Democrat candidates appear to be trying to help Trump win?
Section 1325! Section 1325! For a few crucial minutes in the middle of the first Democratic presidential debate, Julián Castro (polling average: 0.8 percent) took over the proceedings by challenging his fellow candidates to endorse the repeal of Section 1325 of the Immigration and Naturalization Act.The Democrats take on immigration makes no sense to most Americans. Its underlying rationale appears to be to grow the Democrat's shrinking base with imports. Their healthcare policy looks like VA for all.
What’s it about? Don’t ask.
He yelled at Beto O’Rourke about it and expressed his deep disappointment that O’Rourke wasn’t joining him in supporting the repeal of Section 1325.
O’Rourke is at 3.3 percent in the Real Clear Politics polling average, so you can see why Castro thought it was so important to nail him. If he really cuts into Beto’s support, Castro might rise to a whole 1.5 percent.
Meanwhile, Elizabeth Warren — poll average 12.8 percent — could barely get a word in edgewise.
Later, Tulsi Gabbard (0.8 percent) got into a kerfuffle with Tim Ryan (0.6 percent) on whether we should even have gone into Afghanistan in the first place. Gabbard, who seemed to be bidding for the goth vote with her dramatic shock of gray hair, said the Taliban didn’t attack us, al Qaeda did. Ryan’s expression was like Mugatu in “Zoolander” asking if he’d been taking crazy pills.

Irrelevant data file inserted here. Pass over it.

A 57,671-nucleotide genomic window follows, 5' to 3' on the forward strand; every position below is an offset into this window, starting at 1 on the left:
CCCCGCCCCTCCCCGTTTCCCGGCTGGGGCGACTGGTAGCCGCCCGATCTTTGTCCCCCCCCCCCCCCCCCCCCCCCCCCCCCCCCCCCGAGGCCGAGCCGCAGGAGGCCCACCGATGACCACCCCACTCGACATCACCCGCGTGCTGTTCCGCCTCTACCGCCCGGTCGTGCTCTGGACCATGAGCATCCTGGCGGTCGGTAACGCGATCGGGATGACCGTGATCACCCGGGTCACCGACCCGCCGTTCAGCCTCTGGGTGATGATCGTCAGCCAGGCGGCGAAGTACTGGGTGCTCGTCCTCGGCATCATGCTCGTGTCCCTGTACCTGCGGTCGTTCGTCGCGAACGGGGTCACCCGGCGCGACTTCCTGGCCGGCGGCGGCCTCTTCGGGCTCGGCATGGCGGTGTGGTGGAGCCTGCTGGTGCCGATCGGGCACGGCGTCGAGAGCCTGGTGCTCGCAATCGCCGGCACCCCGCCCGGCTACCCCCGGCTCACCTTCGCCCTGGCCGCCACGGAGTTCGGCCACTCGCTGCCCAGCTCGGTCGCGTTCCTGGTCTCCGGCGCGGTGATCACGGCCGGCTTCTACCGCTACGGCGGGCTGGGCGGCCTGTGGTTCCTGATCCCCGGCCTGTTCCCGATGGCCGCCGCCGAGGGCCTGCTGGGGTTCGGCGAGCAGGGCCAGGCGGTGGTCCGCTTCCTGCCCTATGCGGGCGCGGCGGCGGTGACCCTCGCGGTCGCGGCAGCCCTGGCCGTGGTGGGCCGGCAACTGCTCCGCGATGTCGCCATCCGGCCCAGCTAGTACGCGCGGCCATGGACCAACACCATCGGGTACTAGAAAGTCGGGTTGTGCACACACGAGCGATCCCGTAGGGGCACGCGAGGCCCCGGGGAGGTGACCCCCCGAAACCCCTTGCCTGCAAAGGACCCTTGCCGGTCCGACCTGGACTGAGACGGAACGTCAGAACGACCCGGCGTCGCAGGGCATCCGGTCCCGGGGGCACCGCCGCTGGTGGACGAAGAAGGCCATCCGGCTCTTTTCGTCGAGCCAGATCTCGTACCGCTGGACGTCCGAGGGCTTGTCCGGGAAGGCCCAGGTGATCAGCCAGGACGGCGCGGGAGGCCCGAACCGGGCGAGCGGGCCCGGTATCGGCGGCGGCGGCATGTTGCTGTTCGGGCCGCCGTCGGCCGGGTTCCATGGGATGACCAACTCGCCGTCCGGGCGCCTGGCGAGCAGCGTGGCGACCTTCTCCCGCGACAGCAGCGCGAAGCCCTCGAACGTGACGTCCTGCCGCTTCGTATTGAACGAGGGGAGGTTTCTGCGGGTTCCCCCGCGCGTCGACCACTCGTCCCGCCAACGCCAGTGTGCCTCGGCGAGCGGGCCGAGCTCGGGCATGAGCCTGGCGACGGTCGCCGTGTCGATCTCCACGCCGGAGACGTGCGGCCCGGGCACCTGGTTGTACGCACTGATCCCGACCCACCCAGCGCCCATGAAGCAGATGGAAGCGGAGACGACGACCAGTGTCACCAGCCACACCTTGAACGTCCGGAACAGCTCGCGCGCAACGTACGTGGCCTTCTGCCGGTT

Meanwhile, Warren — remember, with a poll average of 12.8 percent — still wasn’t getting a word in edgewise.
Bill de Blasio (poll average: 0.4 percent) argued that Americans who support a tough line on immigration had basically been brainwashed by corporations to give corporations a pass. His condescension aside, the mayor was expressing a consensus view on the stage that our immigration policies at the border are evil and that the evil emanates from the White House.
They weren’t just immigration doves. They were immigration antinomians, who disapprove of the enforcement of the laws passed laboriously through our democratic process. At one point, the mostly silent Warren declared that we “must make this Congress reflect the will of the people” — as though it can’t possibly have been doing so because the policies it enacted or refused to enact did not comport with her views.
All in all, Democrats spent far more time talking about how they would help illegal immigrants than about how they would help the voters they most need to win over — the white working-class Obama voters who pulled the lever for Trump in 2016.